press release

Heather and Ivan Morison, Ben Rivers and David Thorpe use film, sculpture, installation and performance to pose questions regarding our relationship to nature and what happens when man-made and natural worlds collide. These exhibitions explore utopian beliefs and practices and an impending sense of apocalypse.

Heather and Ivan Morison will present a new body of work using objects, performance and puppetry to draw on the life and work of 20th century British novelist Anna Kavan. This new work will be framed within Anna, an allegorical piece of object theatre that depicts a tale of love in ominous and foreboding times. Anna's three narrators are represented by a large netted sphere that floats sun-like in the gallery space and two contrasting large-scale wall works, produced using soot and black bone pigment, and chalk and white bone pigment.

Other objects will be placed amongst the three narrators including a piece of lime representing a bone, cast concrete representing a wooden plank and melted church candles as beautiful flowers. This new exhibition complements the Morisons' outdoor commission for the gallery, The Black Cloud, 2011.

Ben Rivers will be showing his recent award-winning film, Slow Action. Fresh from the Viennale Film Festival, this post-apocalyptic science-fiction film comprises a series of four 16mm sections filmed on location at three island sites across the globe: Lanzarote, Gunkanjima and Tuvalu, as well as Somerset in England. Presenting a series of constructed realities, the film exists somewhere between documentary, ethnographic study and fiction, with soundtrack narratives by American novelist and critic Mark von Schlegell.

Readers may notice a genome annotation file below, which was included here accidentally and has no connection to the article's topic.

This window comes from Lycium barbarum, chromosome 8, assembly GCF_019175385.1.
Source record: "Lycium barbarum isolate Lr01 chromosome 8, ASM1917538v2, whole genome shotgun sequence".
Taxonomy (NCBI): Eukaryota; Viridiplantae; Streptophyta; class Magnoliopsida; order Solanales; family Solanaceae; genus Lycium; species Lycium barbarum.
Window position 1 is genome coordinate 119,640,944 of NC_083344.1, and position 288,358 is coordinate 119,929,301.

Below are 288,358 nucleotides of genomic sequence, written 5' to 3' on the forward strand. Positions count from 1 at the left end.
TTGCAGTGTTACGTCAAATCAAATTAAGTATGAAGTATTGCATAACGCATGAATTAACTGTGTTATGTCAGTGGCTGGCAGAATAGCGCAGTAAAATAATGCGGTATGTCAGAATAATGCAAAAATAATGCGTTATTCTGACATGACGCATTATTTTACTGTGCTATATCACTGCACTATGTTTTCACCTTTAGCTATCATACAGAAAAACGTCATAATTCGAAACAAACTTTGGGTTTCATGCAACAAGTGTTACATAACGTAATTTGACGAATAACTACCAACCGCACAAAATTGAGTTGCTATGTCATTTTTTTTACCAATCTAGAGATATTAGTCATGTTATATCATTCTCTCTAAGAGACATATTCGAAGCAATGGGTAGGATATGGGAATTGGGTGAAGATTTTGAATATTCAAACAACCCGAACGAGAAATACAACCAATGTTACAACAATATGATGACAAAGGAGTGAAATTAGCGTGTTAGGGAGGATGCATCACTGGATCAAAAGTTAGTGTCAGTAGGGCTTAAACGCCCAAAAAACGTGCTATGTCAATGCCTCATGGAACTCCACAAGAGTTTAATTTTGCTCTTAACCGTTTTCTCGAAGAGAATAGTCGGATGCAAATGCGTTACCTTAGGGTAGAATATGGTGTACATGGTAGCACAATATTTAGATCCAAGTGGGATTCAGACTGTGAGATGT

Continuing his exploration of curious and extraordinary environments, Slow Action applies the idea of island biogeography—the study of how species and eco-systems evolve differently when isolated and surrounded by unsuitable habitats—to a conception of the Earth in a few hundred years where the sea level rises to absurd heights, creating hyperbolic utopias that appear as possible future mini-societies.

David Thorpe's installation comprises new watercolours and meticulously crafted sculptural works, presented for the first time in Europe. Thorpe's sculptures explore his interest in rehabilitating ancient craftsmanship and labour-intensive artisanal techniques. Drawing on the Arts and Crafts Movement and the work of William Morris and John Ruskin, Thorpe explores new forms of utopianism, where past and present intersect.

The exhibition includes two watercolours, A Necessary Life, 2011 and Revived Pattern, 2010. The latter depicts a repeated motif of natural forms. The beautiful and stylised paintings of intertwined leaves and berries are visually analogous to a hedge or natural shield. The reference to barriers is also apparent in two 'screen' sculptures, both titled Endeavours, 2010, that stand over a metre high and are inlaid with ceramic tiles. These imposing forms create a secondary space within the gallery, one that contains and encloses the other sculptures so that the idea of a natural enclosure repeats itself in the exhibition.

Heather & Ivan Morison, Ben Rivers, David Thorpe